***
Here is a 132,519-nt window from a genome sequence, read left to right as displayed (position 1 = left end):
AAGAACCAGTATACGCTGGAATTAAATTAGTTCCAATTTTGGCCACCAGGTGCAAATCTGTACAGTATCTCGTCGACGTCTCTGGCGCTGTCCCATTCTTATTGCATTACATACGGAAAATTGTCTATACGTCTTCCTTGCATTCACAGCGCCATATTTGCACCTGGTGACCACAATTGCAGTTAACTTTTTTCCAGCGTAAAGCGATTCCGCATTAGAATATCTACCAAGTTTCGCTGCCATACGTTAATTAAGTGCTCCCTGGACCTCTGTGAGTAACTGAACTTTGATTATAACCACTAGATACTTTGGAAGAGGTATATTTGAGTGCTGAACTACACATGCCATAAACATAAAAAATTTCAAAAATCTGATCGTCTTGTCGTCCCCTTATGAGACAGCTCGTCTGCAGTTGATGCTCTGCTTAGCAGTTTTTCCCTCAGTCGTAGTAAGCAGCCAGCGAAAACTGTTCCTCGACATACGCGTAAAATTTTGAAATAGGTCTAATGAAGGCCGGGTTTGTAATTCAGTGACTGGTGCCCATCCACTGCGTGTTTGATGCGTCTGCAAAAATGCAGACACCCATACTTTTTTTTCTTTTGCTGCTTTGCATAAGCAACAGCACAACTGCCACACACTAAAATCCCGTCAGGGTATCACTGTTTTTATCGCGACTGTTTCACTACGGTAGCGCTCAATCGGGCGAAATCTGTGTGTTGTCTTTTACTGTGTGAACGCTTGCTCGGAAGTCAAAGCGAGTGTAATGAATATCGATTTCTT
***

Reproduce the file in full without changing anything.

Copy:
Here is a 132,519-nt window from a genome sequence, read left to right as displayed (position 1 = left end):
AAGAACCAGTATACGCTGGAATTAAATTAGTTCCAATTTTGGCCACCAGGTGCAAATCTGTACAGTATCTCGTCGACGTCTCTGGCGCTGTCCCATTCTTATTGCATTACATACGGAAAATTGTCTATACGTCTTCCTTGCATTCACAGCGCCATATTTGCACCTGGTGACCACAATTGCAGTTAACTTTTTTCCAGCGTAAAGCGATTCCGCATTAGAATATCTACCAAGTTTCGCTGCCATACGTTAATTAAGTGCTCCCTGGACCTCTGTGAGTAACTGAACTTTGATTATAACCACTAGATACTTTGGAAGAGGTATATTTGAGTGCTGAACTACACATGCCATAAACATAAAAAATTTCAAAAATCTGATCGTCTTGTCGTCCCCTTATGAGACAGCTCGTCTGCAGTTGATGCTCTGCTTAGCAGTTTTTCCCTCAGTCGTAGTAAGCAGCCAGCGAAAACTGTTCCTCGACATACGCGTAAAATTTTGAAATAGGTCTAATGAAGGCCGGGTTTGTAATTCAGTGACTGGTGCCCATCCACTGCGTGTTTGATGCGTCTGCAAAAATGCAGACACCCATACTTTTTTTTCTTTTGCTGCTTTGCATAAGCAACAGCACAACTGCCACACACTAAAATCCCGTCAGGGTATCACTGTTTTTATCGCGACTGTTTCACTACGGTAGCGCTCAATCGGGCGAAATCTGTGTGTTGTCTTTTACTGTGTGAACGCTTGCTCGGAAGTCAAAGCGAGTGTAATGAATATCGATTTCTT